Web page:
Training Your Rescue Dog

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Training Your Rescue Dog

Nothing tops the feeling of welcoming a lovable rescue dog into your family. Four-legged friends adopted from rescue or animal shelters can make wonderful forever friends and add joy and unconditional love to your family. However, training your Austin rescue dog without help can be challenging. Unfortunately, many people don’t do their homework before adopting a dog, so many rescue dogs return to shelters.

Rescue dogs may have special needs and respond differently to training, especially if they are older dogs and beyond the puppy stage. If you are considering opening your home to a new family member or have recently adopted a shelter dog in Austin, the team at Walk! ATX wants to make the transition easier for you and your new pet. Let us help take the mystery out of training your rescue dog.

Before You Train Your Rescue Dog

Stop. Before you attempt to train your new rescue dog, take a little time to do your homework and understand your new family member’s needs. You and your rescue dog will have an adjustment period. Your fearful dog needs time to acclimate to their new surroundings and feel confident they are safe. Before you dive into a training regime, be patient and give your friend time to adjust. Make them comfortable, keep feeding and walking routines predictable, and show them some love. You can’t train your new pup until it acclimates to its new home and the people it shares that home with. Introduce your dog slowly to all your family members.

Next, you must learn as much about your new pup as possible. How old is your dog? Have they been trained before? What is their veterinary history? Did you get the dog from a shelter and how did they behave in the shelter? Do they have a history of abuse, trauma, or behavioral issues in their previous homes? Understanding your dog will help you craft a unique training routine that meets your goals and addresses your dog’s needs. Specific words, movements, or actions may trigger dogs with a history of abuse or anxiety from previous owners. Learning as much about your pet as possible and watching how they react to things in your home can help you come to rescue dog training from a more productive and less frustrating angle for you and your friend.

How to Train a Rescue Dog

Training Your Rescue DogYou can prepare for training once you learn more about your four-legged friend and they have adjusted to home life. Dogs prefer routine, so establishing a set schedule is important. If feeding, walks, and bedtime are already on a set schedule, add training time to your new pup’s routine at the same time each day if possible. Feed your dog food and water before you train your dog.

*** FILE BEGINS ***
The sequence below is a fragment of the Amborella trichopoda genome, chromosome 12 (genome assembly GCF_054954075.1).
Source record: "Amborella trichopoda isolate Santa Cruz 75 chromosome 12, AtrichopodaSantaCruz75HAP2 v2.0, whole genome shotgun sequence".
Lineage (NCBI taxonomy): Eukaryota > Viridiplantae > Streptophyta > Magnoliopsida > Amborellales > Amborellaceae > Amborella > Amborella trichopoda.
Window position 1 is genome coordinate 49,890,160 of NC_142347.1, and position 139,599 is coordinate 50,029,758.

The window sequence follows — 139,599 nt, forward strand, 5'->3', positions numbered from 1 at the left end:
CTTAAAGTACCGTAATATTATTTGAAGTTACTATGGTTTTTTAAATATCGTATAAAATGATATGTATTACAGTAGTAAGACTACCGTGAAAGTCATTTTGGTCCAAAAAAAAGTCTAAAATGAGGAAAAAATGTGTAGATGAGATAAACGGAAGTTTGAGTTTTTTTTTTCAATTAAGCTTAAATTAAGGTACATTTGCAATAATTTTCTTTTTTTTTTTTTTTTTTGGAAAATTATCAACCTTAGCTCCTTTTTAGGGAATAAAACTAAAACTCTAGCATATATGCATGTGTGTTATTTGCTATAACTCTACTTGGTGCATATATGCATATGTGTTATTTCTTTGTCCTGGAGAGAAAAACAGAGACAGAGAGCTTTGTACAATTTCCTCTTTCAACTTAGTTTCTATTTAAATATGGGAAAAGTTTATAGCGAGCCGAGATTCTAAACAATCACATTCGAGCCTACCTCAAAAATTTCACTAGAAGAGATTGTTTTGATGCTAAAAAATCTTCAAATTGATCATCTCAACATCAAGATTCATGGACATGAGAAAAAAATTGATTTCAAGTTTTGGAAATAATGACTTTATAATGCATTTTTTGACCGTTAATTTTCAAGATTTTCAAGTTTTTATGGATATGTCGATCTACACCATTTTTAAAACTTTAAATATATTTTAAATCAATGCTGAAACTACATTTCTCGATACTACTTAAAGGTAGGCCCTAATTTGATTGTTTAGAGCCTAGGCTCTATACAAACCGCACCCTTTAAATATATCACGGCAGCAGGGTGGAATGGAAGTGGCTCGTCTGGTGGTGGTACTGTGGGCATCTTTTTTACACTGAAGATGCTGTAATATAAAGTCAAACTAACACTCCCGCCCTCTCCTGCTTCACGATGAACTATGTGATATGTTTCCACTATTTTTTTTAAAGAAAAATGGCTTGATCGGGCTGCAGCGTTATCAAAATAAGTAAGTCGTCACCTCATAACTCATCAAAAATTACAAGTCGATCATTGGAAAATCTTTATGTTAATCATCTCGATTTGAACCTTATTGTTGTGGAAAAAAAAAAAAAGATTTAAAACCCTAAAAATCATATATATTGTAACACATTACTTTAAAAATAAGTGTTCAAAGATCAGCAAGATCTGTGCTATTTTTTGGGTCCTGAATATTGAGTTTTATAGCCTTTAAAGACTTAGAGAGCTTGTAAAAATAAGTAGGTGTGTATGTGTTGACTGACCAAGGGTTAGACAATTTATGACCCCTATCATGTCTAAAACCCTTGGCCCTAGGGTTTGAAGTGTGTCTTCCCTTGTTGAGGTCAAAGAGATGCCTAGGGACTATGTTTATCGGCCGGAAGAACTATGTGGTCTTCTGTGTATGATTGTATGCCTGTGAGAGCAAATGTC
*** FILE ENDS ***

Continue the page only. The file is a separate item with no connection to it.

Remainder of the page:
Before training starts in earnest, ensure you have the right equipment, such as a leash, harness, crate, and treats. Rewards-based training is the gold standard and should always be used to teach dogs new behaviors. Incorporating your dogs’ favorite treats into your training routine can help make the process simpler and more rewarding.

While many shelter dogs already have some basic training, it is always best to start from square one. Set boundaries. This strategy also helps to build trust between you and your dog and establish that you are the alpha. Basic commands include:

  • Sit
  • Down
  • Stay
  • Come

Set aside a specific time each day and work with your new family member. Minimize distractions so your dog can focus and break sessions into small, manageable timeframes to prevent boredom and frustration. Sitting is one of the most straightforward commands for your dog to master.

  • When your dog is standing, hold out a treat near their nose.
  • Move your hand in an arc over the dog’s head. When the dog raises its head to follow the treat, it naturally tends to sit. As soon as the dog sits, offer positive reinforcement and give the dog the treat.
  • Practice multiple times and use the cue word sit as the dog moves to the sitting position.

Use the same positive reinforcement techniques for other good behaviors, especially house training. Potty accidents are common for a dog in a new home in the first few days or weeks. Be patient and offer praise. When your new dog potties outside, offer treats when the dog comes home. Use pee pads in your home until your dog becomes accustomed to your house and the dog is comfortable with the new routine. You can also keep accidents to a minimum by offering plenty of potty breaks and sticking to a schedule so your dog knows what to expect. Keep your door closed and let the dog feel that it can only pee and/or poo outside.

Why You Should Use a Professional Trainer Like Walk! ATX

Walking into a new environment with new people is stressful. At Walk! ATX, our professional Austin dog trainers can give you and your new family member all the tools you need to have a happy and successful relationship. Our basic obedience training is an excellent foundation to help you and your rescue dog learn the essentials while bonding. We also offer long-term behavioral modification training perfect for exhibiting aggressive behavior, separation anxiety, and compulsive behaviors, common traits in certain shelter dogs.

Set your dog up for success! Call our Austin dog training team today at (512) 655-9557 or reach out online for more information and to register for one of our exceptional dog training programs.

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